Common Carder Bumblebee

Scientific Name: Bombus pascuorum

Common Carder Bumblebee

Species: Bumblebee (Bee – Solitary)

The Common Carder Bumblebee (Bombus pascuorum), also known as the Ginger Bumblebee, is a social insect belonging to the bee family Apidae.

Conservation Status:

The conservation status of the Common Carder Bumblebee is relatively stable and is currently listed as Least Concern by the IUCN European Red List Of Bees. However, habitat loss and pesticide use are potential threats.


Being social bees, Common Carder Bumblebees live in colonies with a single queen and worker bees that help raise the young.

How to Identify:

To identify common bees like the Common Carder Bumblebee look for its fluffy, brown-and-orange appearance, sometimes displaying darker bands abdominal hairs, and a rusty orange tail.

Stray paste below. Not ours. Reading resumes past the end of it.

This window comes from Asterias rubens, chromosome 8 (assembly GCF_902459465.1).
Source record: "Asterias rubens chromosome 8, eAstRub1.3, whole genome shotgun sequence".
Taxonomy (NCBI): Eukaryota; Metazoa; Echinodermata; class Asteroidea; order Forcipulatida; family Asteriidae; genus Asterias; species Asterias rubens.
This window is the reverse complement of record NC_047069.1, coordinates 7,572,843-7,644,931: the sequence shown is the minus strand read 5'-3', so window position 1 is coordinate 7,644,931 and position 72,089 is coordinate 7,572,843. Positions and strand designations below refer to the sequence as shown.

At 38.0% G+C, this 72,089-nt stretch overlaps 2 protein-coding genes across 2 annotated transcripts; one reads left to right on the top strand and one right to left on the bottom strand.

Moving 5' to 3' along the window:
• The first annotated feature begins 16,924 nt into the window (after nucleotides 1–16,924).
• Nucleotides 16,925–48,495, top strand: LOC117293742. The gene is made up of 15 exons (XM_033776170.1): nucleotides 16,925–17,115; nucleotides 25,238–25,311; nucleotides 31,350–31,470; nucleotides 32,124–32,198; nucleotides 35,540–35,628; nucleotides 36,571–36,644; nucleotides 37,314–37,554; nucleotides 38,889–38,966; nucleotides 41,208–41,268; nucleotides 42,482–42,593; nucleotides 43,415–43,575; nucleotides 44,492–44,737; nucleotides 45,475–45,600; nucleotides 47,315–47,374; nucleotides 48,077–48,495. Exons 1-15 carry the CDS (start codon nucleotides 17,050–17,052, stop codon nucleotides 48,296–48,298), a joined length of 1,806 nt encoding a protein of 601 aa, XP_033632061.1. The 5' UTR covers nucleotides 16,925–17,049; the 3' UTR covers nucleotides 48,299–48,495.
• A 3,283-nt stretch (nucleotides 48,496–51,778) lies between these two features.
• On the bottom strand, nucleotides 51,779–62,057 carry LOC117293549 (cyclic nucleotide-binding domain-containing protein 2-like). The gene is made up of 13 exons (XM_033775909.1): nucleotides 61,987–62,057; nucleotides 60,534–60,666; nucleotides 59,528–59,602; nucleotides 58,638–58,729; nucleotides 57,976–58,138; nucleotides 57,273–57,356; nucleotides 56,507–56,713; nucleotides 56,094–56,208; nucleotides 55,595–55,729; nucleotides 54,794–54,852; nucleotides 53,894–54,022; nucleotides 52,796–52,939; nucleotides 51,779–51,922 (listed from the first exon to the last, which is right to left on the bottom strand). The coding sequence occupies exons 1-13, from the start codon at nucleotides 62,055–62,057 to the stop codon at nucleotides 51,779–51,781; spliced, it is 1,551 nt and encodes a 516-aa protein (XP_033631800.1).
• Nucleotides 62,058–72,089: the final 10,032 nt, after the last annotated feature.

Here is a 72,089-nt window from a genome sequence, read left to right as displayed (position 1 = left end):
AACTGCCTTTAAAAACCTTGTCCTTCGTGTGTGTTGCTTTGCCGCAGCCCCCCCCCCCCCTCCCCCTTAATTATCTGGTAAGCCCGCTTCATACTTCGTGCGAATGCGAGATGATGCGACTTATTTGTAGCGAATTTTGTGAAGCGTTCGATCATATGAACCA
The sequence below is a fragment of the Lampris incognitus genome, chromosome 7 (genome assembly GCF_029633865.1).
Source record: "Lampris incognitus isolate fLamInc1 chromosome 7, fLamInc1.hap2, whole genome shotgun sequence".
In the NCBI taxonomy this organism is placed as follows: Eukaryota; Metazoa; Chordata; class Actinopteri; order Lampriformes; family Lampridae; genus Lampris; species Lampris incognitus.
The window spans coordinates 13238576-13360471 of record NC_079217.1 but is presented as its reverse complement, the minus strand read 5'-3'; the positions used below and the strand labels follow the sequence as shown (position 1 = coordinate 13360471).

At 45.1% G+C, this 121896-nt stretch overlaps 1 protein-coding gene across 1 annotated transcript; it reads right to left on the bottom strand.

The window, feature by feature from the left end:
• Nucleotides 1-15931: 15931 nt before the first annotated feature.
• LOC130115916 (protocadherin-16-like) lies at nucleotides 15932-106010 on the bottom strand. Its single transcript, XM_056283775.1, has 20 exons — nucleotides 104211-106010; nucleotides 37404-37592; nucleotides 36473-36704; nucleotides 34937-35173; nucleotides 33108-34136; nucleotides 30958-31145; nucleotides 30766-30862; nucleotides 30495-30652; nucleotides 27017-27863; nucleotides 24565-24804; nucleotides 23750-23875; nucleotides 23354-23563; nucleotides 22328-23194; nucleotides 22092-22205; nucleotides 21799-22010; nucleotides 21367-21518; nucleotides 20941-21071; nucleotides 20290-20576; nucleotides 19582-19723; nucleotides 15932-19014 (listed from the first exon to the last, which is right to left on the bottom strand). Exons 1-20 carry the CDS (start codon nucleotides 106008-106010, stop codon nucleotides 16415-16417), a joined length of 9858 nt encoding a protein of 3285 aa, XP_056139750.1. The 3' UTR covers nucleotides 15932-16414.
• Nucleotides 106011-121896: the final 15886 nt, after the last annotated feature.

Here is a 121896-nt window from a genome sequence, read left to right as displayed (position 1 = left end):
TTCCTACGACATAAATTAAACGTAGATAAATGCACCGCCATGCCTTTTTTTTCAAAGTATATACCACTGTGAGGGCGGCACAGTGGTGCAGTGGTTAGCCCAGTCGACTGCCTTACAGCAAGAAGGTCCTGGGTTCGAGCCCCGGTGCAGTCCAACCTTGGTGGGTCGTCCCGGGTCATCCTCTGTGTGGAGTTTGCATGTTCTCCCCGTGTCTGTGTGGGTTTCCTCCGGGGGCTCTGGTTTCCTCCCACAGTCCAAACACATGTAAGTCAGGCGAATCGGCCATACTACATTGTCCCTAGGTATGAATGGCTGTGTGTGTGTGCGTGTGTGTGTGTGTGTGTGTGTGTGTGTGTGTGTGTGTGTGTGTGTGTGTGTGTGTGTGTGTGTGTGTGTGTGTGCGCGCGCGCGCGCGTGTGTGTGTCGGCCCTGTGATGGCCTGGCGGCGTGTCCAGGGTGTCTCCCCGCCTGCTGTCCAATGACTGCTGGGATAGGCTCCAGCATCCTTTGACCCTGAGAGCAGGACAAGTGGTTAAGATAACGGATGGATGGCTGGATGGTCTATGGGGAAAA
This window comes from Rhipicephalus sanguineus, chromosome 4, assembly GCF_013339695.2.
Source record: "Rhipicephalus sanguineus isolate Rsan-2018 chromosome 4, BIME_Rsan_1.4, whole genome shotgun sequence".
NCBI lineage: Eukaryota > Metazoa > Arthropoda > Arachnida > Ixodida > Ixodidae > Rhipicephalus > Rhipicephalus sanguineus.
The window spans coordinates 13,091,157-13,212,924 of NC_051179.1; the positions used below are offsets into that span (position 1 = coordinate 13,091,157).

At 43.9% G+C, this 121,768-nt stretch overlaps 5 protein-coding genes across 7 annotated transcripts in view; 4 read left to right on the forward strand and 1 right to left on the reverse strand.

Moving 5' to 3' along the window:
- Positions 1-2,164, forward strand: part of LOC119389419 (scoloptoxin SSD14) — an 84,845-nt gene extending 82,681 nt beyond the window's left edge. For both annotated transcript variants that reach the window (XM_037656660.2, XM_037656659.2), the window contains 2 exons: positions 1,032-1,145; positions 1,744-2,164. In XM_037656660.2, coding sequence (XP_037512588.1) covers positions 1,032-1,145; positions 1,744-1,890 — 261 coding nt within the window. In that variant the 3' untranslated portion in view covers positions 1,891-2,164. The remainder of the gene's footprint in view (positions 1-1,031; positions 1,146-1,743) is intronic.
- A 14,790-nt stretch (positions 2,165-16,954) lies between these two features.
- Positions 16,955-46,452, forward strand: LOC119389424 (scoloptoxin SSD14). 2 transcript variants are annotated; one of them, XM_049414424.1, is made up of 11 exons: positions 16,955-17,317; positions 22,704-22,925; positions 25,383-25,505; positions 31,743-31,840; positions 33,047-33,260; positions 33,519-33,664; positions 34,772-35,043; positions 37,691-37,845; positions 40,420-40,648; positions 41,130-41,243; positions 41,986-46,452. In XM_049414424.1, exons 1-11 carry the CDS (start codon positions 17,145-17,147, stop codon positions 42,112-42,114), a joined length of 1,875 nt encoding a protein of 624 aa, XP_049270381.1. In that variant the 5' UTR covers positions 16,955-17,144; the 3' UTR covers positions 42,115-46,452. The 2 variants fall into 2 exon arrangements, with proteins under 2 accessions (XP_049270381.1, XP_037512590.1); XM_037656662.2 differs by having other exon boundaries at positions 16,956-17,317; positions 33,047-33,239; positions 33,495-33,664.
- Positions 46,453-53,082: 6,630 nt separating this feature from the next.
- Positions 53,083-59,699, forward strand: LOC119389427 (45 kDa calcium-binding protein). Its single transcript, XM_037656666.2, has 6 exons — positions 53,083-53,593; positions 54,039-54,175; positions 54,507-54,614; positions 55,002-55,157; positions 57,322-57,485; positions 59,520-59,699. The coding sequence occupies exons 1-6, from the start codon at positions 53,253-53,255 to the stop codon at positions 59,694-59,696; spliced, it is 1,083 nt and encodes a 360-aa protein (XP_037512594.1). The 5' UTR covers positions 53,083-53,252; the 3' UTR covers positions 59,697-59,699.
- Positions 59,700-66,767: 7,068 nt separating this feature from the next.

Common Carder Bumblebees often nest in old bird nests, mammal burrows, or grassy tussocks (a compact bunch of grass that grows in clumps or tufts). They are known to create small, untidy, and well-camouflaged nests.

When to See:

These bumblebees are early risers and are active from Spring (March) through Autumn (September), buzzing around flowers on sunny days.


Common Carders Bumblebees can be found in various regions across the United Kingdom, Ireland and Europe


The Common Carder Bumblebee is distributed across a wide range of habitats, including grasslands, meadows, gardens, and even some urban areas, however, they particularly favour meadows, and pastures, with flower-rich environments, but readily adapt to other various habitats.

Did You Know Fact:

Carder bumblebees are called so because they have a habit of gathering and combining materials to create a protective covering for the cells where the larvae are housed.

Thus the term “carding” involves the process of teasing out wool or cotton using a comb-like tool. Female Carder bees possess five sharp teeth on each mandible, which they use to strip long fibres from plant leaves to construct their nests.